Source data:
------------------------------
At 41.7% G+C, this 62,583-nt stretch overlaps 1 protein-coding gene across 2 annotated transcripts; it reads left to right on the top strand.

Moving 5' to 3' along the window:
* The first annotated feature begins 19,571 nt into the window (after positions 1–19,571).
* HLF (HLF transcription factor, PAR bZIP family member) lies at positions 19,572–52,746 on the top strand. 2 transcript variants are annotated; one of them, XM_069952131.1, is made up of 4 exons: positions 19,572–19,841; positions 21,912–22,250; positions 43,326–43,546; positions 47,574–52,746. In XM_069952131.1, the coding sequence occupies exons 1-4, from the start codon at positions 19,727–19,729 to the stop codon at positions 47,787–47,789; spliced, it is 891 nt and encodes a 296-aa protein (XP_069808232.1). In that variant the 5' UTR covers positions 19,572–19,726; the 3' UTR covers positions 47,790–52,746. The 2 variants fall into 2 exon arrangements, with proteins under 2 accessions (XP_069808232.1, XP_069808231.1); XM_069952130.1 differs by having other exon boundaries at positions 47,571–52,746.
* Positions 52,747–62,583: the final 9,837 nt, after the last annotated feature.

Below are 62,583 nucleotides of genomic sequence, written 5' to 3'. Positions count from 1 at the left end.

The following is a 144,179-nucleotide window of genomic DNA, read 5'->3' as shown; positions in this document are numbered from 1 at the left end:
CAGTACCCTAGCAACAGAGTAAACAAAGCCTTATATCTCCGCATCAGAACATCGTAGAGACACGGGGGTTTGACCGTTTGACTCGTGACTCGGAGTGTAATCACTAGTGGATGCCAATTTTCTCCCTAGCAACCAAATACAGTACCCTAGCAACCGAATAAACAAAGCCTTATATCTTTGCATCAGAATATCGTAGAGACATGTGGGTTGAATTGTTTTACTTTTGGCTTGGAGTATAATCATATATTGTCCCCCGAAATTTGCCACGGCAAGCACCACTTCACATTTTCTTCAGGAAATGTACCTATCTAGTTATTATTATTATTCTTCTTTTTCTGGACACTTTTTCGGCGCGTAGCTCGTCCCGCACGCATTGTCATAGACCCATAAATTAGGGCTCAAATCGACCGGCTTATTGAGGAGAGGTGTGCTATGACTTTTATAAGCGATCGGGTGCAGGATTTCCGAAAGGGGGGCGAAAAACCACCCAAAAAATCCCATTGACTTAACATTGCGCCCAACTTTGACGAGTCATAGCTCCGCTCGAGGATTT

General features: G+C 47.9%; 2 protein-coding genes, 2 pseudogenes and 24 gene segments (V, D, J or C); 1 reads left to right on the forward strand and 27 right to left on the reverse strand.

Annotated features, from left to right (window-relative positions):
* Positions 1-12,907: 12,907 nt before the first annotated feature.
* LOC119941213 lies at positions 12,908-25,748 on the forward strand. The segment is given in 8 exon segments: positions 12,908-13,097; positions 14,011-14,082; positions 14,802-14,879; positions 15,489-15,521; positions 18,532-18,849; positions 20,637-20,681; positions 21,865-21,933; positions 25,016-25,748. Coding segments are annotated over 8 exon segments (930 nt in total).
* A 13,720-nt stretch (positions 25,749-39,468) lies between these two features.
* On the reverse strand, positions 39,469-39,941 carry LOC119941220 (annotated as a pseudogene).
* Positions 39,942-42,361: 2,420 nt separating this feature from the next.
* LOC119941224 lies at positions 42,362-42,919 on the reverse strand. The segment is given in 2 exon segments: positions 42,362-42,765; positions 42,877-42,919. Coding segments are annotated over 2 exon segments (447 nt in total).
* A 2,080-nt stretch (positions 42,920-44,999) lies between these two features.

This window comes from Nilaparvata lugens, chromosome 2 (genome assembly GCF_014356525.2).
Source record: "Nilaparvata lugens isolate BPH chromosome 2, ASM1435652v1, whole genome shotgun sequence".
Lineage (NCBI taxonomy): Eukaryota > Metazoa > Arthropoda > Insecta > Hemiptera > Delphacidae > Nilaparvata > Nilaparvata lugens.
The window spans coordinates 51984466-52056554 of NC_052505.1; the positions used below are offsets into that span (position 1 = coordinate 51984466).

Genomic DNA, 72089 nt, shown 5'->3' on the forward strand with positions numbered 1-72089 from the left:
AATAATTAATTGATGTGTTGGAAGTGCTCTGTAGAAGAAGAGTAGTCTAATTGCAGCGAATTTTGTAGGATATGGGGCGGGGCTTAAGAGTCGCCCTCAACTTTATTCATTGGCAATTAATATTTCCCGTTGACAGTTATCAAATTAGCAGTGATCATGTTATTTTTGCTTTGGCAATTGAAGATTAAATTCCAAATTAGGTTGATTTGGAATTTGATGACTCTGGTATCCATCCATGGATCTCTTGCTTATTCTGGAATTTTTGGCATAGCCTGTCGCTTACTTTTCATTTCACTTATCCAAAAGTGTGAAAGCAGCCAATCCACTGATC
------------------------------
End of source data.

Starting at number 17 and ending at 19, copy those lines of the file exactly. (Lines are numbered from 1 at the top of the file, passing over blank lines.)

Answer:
* A 2,080-nt stretch (positions 42,920-44,999) lies between these two features.

This window comes from Nilaparvata lugens, chromosome 2 (genome assembly GCF_014356525.2).
Source record: "Nilaparvata lugens isolate BPH chromosome 2, ASM1435652v1, whole genome shotgun sequence".